H.R. 2505 - Human Cloning Prohibition Act of 2001, 07/30/2001
July 30, 2001
Administration supports a ban on the cloning of human beings by somatic
cell nuclear transfer. The Administration unequivocally is opposed
to the cloning of human beings either for reproduction or for research.
The moral and ethical issues posed by human cloning are profound and
cannot be ignored in the quest for scientific discovery.
At the same time, the Administration strongly approves of the development of cell and tissue-based therapies based on research involving the use of nuclear transfer or other cloning techniques to produce molecules, DNA, cells other than human embryos, tissues, organs, plants, or animals other than humans. To date, these scientific methods have enabled researchers to develop innovative drugs to treat research, such as breast cancer, or aid in treatment techniques for injury, such as cloning skin cells for skin grafts.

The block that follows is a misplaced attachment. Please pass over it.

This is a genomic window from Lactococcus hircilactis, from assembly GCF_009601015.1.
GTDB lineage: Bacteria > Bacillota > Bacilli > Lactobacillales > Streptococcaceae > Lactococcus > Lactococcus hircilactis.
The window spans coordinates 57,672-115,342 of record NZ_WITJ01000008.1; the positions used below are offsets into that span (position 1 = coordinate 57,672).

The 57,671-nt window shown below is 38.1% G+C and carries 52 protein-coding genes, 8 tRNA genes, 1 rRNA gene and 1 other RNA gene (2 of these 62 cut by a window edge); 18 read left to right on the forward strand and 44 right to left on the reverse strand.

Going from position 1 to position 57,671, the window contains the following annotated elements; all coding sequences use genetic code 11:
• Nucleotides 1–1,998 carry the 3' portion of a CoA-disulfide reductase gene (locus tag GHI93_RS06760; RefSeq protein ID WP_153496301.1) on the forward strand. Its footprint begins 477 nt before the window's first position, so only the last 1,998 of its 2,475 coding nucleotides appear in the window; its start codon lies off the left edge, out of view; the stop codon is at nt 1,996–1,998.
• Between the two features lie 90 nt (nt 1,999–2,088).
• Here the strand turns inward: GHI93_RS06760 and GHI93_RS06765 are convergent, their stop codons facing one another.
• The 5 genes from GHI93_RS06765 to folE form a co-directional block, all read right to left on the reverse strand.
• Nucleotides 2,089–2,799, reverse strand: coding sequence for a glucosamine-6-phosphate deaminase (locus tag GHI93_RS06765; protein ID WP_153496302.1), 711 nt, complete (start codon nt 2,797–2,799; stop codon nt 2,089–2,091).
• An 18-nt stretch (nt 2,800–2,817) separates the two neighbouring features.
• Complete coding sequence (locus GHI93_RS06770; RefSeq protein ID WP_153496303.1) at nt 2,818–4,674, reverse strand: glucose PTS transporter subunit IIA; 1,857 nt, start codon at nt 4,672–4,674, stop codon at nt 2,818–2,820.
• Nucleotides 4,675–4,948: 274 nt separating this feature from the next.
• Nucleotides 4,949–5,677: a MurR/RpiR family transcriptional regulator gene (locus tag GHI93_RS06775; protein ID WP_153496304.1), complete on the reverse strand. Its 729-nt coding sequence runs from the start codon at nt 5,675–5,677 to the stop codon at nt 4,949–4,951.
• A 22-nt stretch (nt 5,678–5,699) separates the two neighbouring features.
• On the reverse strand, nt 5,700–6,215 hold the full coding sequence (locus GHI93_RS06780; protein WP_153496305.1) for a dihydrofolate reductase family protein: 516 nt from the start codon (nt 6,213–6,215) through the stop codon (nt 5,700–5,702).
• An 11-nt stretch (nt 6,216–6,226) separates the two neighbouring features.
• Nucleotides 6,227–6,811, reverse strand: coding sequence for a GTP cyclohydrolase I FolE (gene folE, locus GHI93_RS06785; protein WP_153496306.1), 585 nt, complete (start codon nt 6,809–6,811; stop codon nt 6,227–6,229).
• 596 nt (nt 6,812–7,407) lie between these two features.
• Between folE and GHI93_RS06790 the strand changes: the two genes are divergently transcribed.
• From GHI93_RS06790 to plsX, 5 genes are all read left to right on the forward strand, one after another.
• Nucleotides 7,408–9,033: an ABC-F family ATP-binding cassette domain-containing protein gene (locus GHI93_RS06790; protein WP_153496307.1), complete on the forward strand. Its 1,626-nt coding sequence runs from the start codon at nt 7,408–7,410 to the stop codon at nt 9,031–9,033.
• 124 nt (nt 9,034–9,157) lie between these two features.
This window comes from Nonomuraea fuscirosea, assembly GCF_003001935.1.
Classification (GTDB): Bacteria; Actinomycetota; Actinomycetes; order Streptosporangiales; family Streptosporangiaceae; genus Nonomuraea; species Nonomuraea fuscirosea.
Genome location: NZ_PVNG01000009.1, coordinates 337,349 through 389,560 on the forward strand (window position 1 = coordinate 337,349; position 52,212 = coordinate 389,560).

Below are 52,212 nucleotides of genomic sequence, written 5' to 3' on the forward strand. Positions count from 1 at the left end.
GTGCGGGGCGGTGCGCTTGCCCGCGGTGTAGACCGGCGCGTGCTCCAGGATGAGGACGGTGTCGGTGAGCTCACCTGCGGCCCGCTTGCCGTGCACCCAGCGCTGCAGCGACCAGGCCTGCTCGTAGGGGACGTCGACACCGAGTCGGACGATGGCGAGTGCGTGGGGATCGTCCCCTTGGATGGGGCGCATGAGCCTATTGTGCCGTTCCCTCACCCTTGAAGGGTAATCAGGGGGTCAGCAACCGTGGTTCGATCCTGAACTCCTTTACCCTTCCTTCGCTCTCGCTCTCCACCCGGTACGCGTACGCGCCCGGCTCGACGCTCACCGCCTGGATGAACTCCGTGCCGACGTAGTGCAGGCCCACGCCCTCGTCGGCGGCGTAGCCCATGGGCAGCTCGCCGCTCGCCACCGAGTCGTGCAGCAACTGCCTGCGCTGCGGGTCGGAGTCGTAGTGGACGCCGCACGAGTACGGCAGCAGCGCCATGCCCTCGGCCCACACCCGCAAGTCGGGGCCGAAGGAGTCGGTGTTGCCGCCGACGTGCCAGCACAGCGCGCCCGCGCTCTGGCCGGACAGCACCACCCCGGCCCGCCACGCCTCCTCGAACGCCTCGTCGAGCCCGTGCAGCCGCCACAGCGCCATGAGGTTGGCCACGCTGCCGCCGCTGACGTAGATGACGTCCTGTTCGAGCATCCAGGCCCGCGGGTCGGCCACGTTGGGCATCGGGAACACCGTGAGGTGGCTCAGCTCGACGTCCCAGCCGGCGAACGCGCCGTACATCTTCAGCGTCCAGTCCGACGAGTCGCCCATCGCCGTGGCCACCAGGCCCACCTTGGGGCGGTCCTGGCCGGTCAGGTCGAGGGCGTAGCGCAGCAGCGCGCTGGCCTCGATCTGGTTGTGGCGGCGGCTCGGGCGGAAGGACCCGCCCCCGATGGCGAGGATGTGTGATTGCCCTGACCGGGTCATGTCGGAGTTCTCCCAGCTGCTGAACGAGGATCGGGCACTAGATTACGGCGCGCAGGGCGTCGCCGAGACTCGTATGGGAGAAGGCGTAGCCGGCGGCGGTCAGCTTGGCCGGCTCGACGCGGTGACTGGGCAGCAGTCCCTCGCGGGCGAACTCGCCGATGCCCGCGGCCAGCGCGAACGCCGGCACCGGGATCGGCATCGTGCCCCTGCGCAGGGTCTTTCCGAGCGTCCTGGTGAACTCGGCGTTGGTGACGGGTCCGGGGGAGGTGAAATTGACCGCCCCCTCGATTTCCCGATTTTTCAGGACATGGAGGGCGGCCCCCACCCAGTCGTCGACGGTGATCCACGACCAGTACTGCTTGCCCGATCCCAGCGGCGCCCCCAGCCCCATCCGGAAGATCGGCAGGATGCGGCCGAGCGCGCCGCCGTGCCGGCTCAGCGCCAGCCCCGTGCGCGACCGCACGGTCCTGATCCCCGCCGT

H.R. 2505, which prohibits human cloning by somatic cell nuclear transfer for any purpose, is consistent with the Administration's position. Although some technical issues may warrant further review, the Administration strongly supports the bill's overall intent and would welcome its passage by the House.
The Administration is strongly opposed to any legislation that would prohibit human cloning for reproductive purposes but permit the creation of cloned embryos for research. Thus, the Administration would strongly oppose any substitute amendment that is similar or identical to the language of H.R. 2608, which would permit human embryos to be created and developed solely for research purposes.